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TURNING EMPLOYER WRONGS INTO EMPLOYEE RIGHTS

*At this time, we are only conducting phone consultations, please no walk-ins.

Today we go off the track of “what’s the law on that” and talk a bit more about employment interviews and what you can expect to be asked in your next job interview…

These tips are taken from a recent Wall Street Journal article on the subject of inept hiring managers and interviewers. Some of the criticisms they’ve heard are interrupting interviews to answer phone calls, failing to take notes, talking down about their own companies, asking “gotcha” questions and otherwise
asking illegal questions.

It is perfectly ok to be asked if you are interviewing at other companies and if the company you are interviewing at, extended an interview, if you would accept it. Some of the more noteworthy interview questions are as follows. There’s a right way and a wrong way to ask you.

For example, you parents out there can not (legally) be asked if you have children. But, it is ok to inquire if you have the time available to do the job, or would you be able to work the hours the job requires. As we warn our clients in deposition, you are only required to say yes or no, but it might be nice if you researched the job first, perhaps talked to someone already in it or a very similar job, and asked them how much time it took. Does the job involve travel? Would you be able to take care of your children, say, by placing them
with relatives? Just be ready for the inquiry.

Rather than asking you about your current position, be ready for the interviewer to ask you to tell them about a recent day on the job. What did you do? “Walk me through a typical day at your present
position.” Think about job duties you do regularly that are the same as at the new company.

The old-school was to ask about the types of people you have trouble working with. No more. Today, you are more likely to be asked about a recent, specific conflict and how you handled it. There is no “right”
answer, except to remind you that most employers don’t like to see blame-shifting;they do like to see cooperation, an attempt to work out difficulties, and escalation to higher management only if the problem
can’t be sorted out between you and your co worker. If the conflict was in fact your fault, perhaps you can tell the interviewer what you learned and how you’ve changed.

Finally, its not uncommon to want to know what your career objectives are so that the company knows whether they can offer you the career ladder you seek. Instead of (old school) asking where you see yourself in five years, be prepared for your employer to ask you how the position fits into your long range career objectives. Hopefully, you’ll recall that most employers are not looking for short-term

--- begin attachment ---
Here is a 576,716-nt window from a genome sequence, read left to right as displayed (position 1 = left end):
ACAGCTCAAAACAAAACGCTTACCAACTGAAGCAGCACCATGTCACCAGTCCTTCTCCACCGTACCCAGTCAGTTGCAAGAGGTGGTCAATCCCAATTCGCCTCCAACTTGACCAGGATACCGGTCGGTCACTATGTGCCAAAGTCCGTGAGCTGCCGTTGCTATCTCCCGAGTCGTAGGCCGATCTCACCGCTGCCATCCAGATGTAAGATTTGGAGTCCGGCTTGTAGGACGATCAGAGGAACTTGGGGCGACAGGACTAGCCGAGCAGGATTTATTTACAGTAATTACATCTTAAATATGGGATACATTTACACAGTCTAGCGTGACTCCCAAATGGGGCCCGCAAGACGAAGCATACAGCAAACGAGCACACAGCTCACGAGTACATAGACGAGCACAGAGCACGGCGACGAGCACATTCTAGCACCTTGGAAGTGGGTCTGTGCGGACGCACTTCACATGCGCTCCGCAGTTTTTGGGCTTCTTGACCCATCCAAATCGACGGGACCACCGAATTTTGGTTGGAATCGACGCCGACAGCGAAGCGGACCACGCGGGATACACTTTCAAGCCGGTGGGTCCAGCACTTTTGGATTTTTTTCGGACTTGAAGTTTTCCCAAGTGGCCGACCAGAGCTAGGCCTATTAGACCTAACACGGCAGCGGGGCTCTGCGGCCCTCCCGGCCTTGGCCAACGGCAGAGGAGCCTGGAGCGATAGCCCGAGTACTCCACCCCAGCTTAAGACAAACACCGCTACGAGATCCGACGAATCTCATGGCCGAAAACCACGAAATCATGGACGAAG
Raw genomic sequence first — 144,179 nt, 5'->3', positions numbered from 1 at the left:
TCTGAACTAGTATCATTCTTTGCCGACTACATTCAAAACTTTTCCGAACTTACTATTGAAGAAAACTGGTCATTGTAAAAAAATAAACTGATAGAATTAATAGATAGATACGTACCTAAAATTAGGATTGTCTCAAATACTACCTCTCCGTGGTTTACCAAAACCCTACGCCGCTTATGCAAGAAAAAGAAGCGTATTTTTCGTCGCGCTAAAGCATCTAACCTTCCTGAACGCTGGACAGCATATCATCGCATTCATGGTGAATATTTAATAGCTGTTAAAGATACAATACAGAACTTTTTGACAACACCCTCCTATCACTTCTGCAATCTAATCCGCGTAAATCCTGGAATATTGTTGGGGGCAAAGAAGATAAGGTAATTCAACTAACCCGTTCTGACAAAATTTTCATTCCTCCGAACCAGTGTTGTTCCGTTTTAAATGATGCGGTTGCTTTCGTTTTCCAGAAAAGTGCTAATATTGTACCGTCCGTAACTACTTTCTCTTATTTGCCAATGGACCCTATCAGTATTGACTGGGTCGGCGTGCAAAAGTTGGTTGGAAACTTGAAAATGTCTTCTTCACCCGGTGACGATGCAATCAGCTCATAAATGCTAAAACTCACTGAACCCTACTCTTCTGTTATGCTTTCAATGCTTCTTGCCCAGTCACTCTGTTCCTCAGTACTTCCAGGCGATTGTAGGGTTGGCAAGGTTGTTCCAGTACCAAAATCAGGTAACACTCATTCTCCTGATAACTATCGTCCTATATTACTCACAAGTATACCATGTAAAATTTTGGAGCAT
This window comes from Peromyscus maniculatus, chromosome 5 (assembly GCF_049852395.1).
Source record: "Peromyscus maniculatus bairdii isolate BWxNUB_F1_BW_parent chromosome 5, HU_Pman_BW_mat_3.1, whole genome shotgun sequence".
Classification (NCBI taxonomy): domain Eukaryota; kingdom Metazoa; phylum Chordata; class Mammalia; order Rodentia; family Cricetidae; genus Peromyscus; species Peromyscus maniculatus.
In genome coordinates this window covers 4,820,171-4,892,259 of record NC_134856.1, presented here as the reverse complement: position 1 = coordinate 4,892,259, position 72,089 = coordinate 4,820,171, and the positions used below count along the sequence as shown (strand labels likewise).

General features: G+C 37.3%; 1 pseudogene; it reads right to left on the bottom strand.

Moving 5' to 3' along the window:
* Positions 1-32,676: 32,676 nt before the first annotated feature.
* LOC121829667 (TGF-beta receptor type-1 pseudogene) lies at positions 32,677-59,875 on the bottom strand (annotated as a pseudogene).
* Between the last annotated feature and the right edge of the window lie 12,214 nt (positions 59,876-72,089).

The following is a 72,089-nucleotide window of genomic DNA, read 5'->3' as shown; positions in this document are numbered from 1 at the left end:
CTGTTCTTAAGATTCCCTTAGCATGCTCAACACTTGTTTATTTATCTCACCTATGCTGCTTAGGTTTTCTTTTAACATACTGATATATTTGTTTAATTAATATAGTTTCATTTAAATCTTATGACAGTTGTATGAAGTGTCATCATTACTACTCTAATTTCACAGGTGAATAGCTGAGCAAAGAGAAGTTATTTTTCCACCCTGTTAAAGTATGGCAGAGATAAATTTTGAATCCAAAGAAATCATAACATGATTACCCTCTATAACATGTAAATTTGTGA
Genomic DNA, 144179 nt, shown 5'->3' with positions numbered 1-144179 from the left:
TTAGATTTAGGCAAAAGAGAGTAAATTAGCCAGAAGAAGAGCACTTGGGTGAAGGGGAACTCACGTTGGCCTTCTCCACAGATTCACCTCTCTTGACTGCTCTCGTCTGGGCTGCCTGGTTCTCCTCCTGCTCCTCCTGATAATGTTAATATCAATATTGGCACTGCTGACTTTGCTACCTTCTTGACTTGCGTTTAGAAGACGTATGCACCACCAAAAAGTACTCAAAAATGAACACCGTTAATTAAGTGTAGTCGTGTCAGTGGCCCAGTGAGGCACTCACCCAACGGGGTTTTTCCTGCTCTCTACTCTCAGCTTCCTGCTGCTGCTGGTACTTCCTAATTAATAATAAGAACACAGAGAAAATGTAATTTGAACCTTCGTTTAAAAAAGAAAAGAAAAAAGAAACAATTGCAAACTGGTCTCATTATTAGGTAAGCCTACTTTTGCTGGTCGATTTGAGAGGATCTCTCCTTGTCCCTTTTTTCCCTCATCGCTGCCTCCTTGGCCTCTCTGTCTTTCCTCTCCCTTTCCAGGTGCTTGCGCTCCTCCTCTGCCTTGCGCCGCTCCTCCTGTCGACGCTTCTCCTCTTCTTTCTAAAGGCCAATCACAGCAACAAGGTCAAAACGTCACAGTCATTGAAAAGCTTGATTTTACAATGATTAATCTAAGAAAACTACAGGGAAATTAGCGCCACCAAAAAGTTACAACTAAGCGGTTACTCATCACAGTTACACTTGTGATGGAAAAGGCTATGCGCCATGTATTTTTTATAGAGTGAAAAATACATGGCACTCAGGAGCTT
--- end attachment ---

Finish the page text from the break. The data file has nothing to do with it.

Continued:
employees, especially considering the cost of advertising, filling, training and managing new employees until they “get” the corporate culture.

At the end of the day, YOU are interviewing your potential employer as well. How interested in YOU does the company appear to be? You should have done about 75% of the talking and they should be learning about you. Hopefully, you came to the interview (which, in our representation of thousands of California employees, we ask them to research their potential new company carefully) prepared to mention
how you solved a similar problem at your old company, suggested ways to redo the job description to more accurately describe the position, thus avoiding “wrong candidate” interviews.

You might ask why is a California employment law firm bothering with after-termination coaching. The answer is simple: We hope that our clients are re-hired in their chosen profession; that their wage
losses are limited, and that they can quickly overcome the speed bump the wrongful termination or discrimination put in their career path. One question that is usually not asked is whether you are or have ever sued an employer. This is rarely asked, but if it comes up (say via a public records search), the best way we’ve found to respond is truthfully and to put words in your attorney’s mouth that “I was told
it was unfair competition against other businesses to falsely promise pay raises and then not give them”,. or whatever the issue is. I’d also make it really clear to the interviewer that you followed chain
of command (say in a whistle blower case) to try and resolve the dispute.  Coming from Sad Valley, not Angry Valley, is usually the best approach, and to communicate that to the interviewer.

What industry are you applying to work in? Aerospace, Health Care, Finance, Transportation, Retail, Communications? Each field has its own professional publication and you should be familiar with one or
two in your field. Read (on line is fine) the most recent industry gossip and developments and be prepared to comment on something relevant to your potential new employer’s role in the field. “I saw that the Windows 8 app for the legal application in our field was Beta Tested last week. It looks like a product that will fit in well with your needs to develop (a specific plan).” Unlike Hollywood gossip, name dropping is not encouraged and can be a definite turn off, unless of course your Uncle really is Mr. Big Shot in the industry.

Now get out there and Ace that interview!